m.e. nu nu wrote:
The Atlatl (or Atl-Atl, pronounced kindof like At-Lah-Tle) has been causing some controversy for the past couple months i suppose in Pennsylvania.
This is the story that i'm linking..
I'm a pretty radical animal rights defender. But, I disagree again with most animal rights defenders when it comes to the ATLATL. Let it GO! Basically, this is an ages old hunting tool that takes great skill to throw. While I would never hunt, and think hunting is a little stupid and a lot cruel/dangerous (*begin shameless plug* just ask Harry Whittington */end shameless plug*) I think it's absurd to attack this one and insignificant facet of animal rights...
Irrespective of your view of the controversy, this post from m.e. led me to googling the atlatl, which was an interesting thing to learn about.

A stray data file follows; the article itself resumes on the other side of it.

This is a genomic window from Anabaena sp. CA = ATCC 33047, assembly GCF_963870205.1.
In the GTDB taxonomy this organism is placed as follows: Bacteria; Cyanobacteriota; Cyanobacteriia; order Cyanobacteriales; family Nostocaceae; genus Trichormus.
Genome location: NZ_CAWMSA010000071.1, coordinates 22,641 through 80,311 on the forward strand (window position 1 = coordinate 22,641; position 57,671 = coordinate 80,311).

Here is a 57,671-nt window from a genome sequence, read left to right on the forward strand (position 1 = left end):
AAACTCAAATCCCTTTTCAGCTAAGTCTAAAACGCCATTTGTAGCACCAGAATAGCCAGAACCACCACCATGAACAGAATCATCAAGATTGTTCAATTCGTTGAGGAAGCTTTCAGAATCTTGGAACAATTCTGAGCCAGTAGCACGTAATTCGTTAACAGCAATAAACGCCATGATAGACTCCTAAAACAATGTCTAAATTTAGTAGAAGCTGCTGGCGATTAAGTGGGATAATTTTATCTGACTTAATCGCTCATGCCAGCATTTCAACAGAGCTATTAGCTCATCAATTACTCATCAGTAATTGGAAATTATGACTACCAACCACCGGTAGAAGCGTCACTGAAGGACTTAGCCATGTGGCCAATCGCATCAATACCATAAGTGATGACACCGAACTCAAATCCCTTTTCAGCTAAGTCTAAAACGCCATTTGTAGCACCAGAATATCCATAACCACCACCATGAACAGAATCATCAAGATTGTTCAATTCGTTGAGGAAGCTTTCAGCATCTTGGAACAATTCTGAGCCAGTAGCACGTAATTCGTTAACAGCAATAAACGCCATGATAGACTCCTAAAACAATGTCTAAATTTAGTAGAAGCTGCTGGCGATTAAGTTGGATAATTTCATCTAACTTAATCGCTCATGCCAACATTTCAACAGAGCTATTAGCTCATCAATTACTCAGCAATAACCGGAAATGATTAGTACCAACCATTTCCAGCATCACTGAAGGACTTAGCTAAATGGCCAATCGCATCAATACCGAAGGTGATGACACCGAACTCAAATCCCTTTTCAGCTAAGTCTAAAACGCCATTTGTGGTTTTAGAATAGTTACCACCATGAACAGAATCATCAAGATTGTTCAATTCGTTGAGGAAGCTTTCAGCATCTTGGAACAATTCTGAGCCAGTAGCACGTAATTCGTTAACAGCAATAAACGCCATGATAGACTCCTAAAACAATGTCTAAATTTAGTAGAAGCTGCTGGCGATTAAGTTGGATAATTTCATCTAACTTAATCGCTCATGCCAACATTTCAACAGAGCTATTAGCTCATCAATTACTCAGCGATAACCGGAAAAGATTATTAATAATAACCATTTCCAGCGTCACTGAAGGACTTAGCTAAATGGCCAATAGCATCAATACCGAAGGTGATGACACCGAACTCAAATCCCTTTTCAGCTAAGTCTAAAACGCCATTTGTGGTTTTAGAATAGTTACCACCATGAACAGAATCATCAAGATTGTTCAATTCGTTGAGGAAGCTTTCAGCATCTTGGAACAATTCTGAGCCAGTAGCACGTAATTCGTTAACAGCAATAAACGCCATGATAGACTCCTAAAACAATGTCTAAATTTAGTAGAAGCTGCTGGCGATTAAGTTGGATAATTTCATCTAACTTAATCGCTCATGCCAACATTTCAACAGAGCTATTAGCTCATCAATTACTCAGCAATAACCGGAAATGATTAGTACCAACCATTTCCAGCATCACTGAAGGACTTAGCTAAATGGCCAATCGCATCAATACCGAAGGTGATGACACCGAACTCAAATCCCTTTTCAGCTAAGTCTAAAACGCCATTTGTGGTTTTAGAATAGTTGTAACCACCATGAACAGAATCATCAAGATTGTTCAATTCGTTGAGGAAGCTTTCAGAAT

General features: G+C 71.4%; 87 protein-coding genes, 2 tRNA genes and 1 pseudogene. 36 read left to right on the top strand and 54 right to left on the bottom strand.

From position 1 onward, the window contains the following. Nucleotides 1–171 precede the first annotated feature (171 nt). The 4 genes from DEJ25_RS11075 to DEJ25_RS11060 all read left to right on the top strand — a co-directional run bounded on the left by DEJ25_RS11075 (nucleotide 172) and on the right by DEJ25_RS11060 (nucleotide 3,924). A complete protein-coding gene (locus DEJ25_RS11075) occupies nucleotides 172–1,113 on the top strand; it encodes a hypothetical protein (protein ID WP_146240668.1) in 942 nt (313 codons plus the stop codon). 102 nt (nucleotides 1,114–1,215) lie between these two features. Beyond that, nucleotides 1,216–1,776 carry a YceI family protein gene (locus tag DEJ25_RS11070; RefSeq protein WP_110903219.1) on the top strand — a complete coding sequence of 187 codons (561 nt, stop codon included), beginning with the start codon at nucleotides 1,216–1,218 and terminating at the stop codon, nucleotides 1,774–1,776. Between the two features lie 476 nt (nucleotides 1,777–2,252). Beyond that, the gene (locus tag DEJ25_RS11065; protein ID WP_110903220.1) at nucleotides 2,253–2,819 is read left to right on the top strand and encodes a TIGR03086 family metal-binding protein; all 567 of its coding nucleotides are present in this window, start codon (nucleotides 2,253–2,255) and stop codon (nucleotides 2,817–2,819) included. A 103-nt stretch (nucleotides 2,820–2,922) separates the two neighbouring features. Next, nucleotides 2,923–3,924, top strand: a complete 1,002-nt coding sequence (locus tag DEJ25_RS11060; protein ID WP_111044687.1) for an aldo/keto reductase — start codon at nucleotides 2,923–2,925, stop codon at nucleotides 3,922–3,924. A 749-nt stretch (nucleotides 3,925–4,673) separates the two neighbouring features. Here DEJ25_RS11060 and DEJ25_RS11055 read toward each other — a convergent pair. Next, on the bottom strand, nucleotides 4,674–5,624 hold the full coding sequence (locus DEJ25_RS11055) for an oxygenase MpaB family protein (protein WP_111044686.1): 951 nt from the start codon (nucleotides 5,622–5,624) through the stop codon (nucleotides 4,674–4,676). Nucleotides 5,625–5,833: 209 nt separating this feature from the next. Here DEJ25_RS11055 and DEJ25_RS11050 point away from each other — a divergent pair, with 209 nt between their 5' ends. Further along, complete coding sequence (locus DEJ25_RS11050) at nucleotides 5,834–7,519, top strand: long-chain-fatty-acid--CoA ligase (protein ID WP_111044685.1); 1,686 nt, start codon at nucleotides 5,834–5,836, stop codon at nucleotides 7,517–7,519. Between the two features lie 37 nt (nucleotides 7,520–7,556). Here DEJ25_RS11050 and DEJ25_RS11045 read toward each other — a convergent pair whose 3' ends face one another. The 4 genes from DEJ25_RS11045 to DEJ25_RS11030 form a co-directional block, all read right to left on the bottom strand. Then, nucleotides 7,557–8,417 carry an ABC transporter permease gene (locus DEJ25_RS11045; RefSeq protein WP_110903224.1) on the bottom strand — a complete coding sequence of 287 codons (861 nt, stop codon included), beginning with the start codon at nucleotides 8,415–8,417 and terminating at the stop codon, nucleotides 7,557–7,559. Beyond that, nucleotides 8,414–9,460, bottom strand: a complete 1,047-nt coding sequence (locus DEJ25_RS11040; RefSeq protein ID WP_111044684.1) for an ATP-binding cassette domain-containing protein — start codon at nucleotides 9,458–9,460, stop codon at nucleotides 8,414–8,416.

These weapons had many names in the respective cultures in which they were used. However, they were brought to prominence because they were used successfully by the Aztec of Mexico against the Spanish in the 16th century. The name atlatl, used in the Nahuatl language spoken by the Aztecs, came to dominance in European and American literature. The Spaniards dreaded these weapons that often pierced their protective armour. The word atlatl is a combination of the Nahuatl words for "water" and "thrower" in reference to the common use of the atlatls for hunting waterfowl and fish. Technically, only the throwing board is called an atlatl, but the term is now often used to include the throwing board and the small spear it propels.
The oldest atlatls in the world date back over 25,000 years in N.W Africa. The late Upper Paleolithic Magdalenian peoples of Europe made beautifully carved specimens from antler and bone 17,000 years ago.